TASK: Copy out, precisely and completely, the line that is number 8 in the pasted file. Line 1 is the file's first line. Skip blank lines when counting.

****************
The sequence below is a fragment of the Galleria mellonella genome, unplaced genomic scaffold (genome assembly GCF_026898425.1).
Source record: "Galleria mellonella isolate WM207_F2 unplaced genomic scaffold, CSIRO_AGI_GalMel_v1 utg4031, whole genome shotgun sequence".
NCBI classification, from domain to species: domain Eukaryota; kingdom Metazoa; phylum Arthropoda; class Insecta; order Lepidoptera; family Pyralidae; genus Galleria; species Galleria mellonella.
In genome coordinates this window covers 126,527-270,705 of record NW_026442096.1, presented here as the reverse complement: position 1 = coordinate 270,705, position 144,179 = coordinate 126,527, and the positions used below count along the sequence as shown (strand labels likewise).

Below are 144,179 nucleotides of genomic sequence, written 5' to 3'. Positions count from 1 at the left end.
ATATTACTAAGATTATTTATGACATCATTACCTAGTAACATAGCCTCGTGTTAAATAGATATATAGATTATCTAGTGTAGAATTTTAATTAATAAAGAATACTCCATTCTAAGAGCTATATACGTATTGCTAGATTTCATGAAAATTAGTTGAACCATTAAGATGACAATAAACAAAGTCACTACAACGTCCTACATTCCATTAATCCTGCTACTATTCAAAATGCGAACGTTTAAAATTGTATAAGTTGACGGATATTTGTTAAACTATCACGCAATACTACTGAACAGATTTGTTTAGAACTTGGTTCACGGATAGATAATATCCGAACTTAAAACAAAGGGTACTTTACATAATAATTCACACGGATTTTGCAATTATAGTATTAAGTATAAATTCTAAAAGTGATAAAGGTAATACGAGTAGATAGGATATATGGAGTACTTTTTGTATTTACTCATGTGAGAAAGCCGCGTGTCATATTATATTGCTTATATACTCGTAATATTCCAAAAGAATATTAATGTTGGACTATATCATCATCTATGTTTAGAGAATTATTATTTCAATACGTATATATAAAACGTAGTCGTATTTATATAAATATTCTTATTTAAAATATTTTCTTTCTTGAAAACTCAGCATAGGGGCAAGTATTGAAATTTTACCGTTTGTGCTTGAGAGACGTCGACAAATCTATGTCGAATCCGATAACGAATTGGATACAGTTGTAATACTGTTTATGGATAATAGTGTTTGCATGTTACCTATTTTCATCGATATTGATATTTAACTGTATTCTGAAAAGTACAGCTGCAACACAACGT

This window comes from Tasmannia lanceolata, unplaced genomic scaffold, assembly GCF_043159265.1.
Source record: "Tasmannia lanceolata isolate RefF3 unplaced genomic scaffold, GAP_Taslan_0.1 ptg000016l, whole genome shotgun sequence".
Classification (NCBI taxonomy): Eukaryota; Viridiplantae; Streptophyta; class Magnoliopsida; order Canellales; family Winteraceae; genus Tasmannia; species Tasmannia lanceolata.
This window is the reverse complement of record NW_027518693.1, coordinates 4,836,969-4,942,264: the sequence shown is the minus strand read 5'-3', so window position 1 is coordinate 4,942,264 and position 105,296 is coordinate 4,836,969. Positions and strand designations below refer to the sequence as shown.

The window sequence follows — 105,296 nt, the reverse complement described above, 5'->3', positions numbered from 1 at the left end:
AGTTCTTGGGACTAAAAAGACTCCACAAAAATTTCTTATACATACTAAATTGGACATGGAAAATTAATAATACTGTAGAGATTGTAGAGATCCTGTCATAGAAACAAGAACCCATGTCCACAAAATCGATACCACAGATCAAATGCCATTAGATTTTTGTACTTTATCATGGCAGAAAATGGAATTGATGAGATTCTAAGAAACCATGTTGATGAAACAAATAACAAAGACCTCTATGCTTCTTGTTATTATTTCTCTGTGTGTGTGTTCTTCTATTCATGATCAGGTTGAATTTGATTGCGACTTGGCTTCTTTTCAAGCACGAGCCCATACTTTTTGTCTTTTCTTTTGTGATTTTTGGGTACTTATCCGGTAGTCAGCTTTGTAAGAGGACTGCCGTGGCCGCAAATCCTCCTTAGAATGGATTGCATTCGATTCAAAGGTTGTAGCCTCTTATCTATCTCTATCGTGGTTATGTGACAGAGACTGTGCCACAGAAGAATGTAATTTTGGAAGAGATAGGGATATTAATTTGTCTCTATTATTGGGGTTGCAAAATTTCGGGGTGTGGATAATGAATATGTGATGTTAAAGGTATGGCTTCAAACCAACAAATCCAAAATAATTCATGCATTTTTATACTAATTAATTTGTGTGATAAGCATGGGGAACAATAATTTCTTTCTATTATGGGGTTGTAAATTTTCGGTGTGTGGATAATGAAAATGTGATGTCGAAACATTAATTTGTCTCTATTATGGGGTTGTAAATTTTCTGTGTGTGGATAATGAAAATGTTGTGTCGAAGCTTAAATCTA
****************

Source record: "Tasmannia lanceolata isolate RefF3 unplaced genomic scaffold, GAP_Taslan_0.1 ptg000016l, whole genome shotgun sequence".